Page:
20 June 2016
Topics in this article
  • Professional Services
  • Risk & Resilience

“You have 10 minutes to create a financially sound alternative fee arrangement (AFA) with an appropriate law firm based on your client’s instructions, and your time starts…now!”

I used this exercise at the Buying Legal Council’s recent legal procurement conference to see what kind of solutions teams of lawyers, procurement professionals and consultants would create. Of course you would have a far longer amount of time to strike a win-win AFA deal between your stakeholders and your selected law firm. But whether 10 minutes or 10 hours of preparation and negotiation, how do you know you’re not being hoodwinked, taken advantage of or locked into unsuitable terms?

The following are Proxima’s top tips for negotiating and actualizing a successful AFA legal contract:

Obtain up-to- date rates and reference data

While the payments you ultimately make to your contracted law firm are not by billable hour with an AFA, they are based on the hourly rates of all those who work on your account. With ready-at- hand comparative rates from numerous firms during negotiations, you’ll be able to identify market averages for comparable firms and work types, and subsequently agree upon rates that are acceptable to both parties. This rate negotiation can equate to large sums of money, e.g. to the tune of £50,000 off £1 million spend when a £500 per hour fee is negotiated down by just £25/hour.

Use recognized, properly referenced data points

The comparative data you use to negotiate rates also needs to address the location and type of work the law firm is conducting, or you may run the risk of falling victim to partner fluff and subjective arguments. You shouldn’t pay premium London or Los Angeles rates for M&A work if your engagement is for commercial contract work in Brighton or Boise. Be as specific as you can.

Understand your prospective law firm’s current status and strategy

Mergers among law firms, entire teams of lawyers lost to another firm, aspirations to move into new markets and similar disruptions are nearly daily occurrences in the legal market. These can work to your advantage if you have inside knowledge. For example, if a short-listed firm is merging soon with another that focuses on a fully different type of law, you’ll likely be assigned a “B-team” that won’t be optimal, regardless of the price. On the other hand, if you have a sizable program that will help a short-listed firm gain a foothold in an emerging area it’s pursuing, you’ll have a very strong negotiating lever.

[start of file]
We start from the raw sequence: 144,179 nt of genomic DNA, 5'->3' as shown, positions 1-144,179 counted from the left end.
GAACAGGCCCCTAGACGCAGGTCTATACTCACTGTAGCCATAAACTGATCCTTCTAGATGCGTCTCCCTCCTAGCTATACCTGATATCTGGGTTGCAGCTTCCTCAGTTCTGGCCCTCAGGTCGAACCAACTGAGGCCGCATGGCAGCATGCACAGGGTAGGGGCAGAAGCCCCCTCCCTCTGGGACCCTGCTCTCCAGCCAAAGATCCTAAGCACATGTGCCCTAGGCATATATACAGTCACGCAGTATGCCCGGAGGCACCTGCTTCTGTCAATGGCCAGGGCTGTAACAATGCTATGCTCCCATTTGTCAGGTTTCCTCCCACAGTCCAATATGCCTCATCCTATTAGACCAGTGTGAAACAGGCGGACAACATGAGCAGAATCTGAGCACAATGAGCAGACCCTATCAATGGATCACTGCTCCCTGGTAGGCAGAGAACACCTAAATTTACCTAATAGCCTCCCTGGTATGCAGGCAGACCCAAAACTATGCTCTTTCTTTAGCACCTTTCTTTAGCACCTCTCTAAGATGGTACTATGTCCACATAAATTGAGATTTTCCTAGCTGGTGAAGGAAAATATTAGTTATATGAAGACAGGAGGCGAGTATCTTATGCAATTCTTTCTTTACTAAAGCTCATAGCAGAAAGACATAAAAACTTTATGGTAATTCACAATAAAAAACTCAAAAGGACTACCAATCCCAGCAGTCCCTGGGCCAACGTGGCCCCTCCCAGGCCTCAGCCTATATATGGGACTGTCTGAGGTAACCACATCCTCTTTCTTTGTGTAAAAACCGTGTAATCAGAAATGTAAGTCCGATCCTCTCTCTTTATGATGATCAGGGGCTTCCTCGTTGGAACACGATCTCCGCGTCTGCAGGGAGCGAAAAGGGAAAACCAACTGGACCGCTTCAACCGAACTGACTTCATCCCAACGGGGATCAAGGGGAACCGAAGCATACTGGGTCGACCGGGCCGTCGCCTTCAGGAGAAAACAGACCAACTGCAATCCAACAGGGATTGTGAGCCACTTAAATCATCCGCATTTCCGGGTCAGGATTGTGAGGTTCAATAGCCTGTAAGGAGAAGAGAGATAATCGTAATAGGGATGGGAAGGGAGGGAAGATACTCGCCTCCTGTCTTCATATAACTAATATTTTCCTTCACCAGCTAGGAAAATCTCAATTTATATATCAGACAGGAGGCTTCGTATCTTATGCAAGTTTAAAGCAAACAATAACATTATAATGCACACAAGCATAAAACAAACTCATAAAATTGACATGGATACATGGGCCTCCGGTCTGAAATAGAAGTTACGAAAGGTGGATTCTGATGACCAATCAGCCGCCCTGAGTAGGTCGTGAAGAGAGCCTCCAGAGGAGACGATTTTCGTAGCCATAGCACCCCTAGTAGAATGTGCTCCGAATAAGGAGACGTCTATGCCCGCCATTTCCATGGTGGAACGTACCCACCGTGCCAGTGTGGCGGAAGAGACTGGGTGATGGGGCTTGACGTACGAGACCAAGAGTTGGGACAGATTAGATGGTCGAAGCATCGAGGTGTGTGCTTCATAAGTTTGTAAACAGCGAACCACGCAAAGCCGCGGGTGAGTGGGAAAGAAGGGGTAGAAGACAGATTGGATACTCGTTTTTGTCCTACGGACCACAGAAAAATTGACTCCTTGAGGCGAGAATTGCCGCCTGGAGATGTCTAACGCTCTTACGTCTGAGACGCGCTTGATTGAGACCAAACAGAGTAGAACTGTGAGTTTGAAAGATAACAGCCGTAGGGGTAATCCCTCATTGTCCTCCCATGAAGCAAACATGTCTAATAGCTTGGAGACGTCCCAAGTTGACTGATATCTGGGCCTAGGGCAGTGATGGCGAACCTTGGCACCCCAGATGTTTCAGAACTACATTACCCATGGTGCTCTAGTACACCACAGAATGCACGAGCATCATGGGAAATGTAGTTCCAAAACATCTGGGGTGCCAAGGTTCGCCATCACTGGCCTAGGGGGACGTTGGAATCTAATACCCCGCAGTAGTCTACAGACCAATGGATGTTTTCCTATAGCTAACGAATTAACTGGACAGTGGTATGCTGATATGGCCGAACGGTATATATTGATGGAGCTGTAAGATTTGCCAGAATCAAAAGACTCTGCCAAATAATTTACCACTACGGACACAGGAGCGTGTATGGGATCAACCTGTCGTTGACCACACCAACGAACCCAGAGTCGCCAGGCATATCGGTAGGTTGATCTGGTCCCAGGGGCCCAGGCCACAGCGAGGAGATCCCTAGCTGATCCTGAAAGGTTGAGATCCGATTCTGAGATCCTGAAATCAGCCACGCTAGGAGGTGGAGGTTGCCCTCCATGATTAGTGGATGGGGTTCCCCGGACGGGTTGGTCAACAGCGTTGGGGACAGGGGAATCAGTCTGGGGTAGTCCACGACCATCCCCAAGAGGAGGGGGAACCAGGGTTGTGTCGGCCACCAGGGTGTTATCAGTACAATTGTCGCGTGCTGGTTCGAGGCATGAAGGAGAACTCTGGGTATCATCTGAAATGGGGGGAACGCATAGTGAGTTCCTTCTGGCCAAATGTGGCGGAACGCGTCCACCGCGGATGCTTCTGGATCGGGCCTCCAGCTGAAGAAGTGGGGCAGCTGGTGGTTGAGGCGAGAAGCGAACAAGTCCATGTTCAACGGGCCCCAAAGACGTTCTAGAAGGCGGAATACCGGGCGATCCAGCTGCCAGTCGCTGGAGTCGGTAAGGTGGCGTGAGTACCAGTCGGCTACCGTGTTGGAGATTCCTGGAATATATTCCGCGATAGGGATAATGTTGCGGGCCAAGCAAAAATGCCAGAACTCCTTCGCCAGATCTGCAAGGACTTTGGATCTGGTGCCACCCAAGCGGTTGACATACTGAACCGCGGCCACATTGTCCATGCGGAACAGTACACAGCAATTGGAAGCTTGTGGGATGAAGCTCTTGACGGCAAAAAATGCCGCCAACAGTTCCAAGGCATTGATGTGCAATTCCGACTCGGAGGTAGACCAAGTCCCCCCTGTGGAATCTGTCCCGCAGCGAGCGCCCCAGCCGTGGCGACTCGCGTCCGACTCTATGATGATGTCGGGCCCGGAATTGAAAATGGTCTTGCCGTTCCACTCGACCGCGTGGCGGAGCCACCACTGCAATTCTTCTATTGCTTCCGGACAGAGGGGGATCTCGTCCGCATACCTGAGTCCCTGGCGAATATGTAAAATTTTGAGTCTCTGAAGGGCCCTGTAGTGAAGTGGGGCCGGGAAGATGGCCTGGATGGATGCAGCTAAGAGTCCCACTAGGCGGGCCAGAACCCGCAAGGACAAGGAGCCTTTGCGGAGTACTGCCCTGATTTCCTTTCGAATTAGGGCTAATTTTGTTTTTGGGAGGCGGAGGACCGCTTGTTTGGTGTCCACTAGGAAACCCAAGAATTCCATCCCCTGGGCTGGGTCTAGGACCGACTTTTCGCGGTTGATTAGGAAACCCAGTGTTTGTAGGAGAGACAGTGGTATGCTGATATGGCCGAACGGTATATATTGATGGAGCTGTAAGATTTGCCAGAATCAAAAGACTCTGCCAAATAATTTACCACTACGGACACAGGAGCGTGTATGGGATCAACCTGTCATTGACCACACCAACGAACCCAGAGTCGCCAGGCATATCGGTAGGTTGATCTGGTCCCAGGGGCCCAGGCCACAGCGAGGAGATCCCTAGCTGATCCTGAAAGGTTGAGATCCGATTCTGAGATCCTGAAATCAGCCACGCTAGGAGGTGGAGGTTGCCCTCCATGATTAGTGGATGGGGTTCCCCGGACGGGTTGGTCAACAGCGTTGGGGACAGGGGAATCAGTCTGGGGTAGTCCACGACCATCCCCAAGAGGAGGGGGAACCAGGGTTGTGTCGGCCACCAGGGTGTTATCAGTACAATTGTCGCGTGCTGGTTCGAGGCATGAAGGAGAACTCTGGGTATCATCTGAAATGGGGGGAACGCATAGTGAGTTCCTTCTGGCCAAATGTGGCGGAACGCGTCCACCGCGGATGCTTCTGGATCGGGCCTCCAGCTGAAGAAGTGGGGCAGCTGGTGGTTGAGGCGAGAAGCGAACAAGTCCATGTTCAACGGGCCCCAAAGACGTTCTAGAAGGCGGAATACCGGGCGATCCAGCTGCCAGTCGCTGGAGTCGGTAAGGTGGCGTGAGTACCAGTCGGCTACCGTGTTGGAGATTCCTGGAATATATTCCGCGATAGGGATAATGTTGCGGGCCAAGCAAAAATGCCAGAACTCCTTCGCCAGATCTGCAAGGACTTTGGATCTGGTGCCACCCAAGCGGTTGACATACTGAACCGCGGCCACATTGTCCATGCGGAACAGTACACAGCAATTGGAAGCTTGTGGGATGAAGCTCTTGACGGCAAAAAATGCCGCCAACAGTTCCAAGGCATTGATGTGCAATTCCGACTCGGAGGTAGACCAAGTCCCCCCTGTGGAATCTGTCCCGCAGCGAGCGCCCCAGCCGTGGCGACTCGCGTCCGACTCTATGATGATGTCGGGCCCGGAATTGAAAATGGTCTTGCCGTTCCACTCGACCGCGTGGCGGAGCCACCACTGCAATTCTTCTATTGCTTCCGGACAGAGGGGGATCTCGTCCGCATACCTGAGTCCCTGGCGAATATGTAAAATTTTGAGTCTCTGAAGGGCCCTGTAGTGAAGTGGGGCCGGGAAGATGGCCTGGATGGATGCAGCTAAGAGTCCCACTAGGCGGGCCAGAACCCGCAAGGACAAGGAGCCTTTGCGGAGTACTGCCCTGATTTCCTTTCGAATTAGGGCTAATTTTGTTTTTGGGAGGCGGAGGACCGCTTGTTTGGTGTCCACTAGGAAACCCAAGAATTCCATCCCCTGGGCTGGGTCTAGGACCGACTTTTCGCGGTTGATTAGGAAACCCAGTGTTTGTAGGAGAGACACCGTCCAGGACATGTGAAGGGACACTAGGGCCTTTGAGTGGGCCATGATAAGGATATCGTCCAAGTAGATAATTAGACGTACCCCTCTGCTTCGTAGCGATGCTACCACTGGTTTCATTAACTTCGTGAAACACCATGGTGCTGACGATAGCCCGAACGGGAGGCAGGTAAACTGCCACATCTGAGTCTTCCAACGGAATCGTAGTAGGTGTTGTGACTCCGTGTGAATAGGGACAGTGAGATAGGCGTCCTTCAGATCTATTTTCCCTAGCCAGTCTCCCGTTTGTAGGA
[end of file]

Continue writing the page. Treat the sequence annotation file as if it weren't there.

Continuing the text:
Be clear about what your ideal approach looks like

Procurement is evolving into a much more innovation-oriented function. But while it is excited about “the art of the possible,” it must still operate on behalf of and within the parameters drawn by its stakeholders. For example, while a key stakeholder might insist that a contract be secured with a specific law firm at the firm’s stated, non-negotiated rates, procurement should keep its eyes on the prize of what it might be able to negotiate later.

Create messaging, and stick to the script

Although great procurement departments keep their perfect deal in mind for the future, they must agree in advance what their stakeholders want to achieve and will accept, and must adhere to those guidelines during the original negotiation. Doing so is the only way to establish and maintain a solid relationship with your internal stakeholders and the engaged law firm.

Have a clear and transparent record of what has been negotiated

Finally, make sure you document and fully understand all aspects of the discussion with the law firm including the deliverables. There are plenty of choices available including output-based arrangements. For example, a fixed fee agreement for $500,000 each month for six months might sound like a good, money-saving deal to your stakeholders. But do you know what you’re getting for that half a million dollars per month? Do you know what the law firm will actually be doing, and who at the firm will be doing it? Might the agreement actually be more valid at $600,000 for the first ramp-up month, then $350,000 per month thereafter? Full transparency is the only way to know if your deal really is good and will deliver the value you’re paying for. Clarity about what is in or out of scope can also prevent the agreement reverting to T&M when things get difficult.

What’s your experience with AFAs? What levers have you pulled to negotiate and secure the best possible deal?

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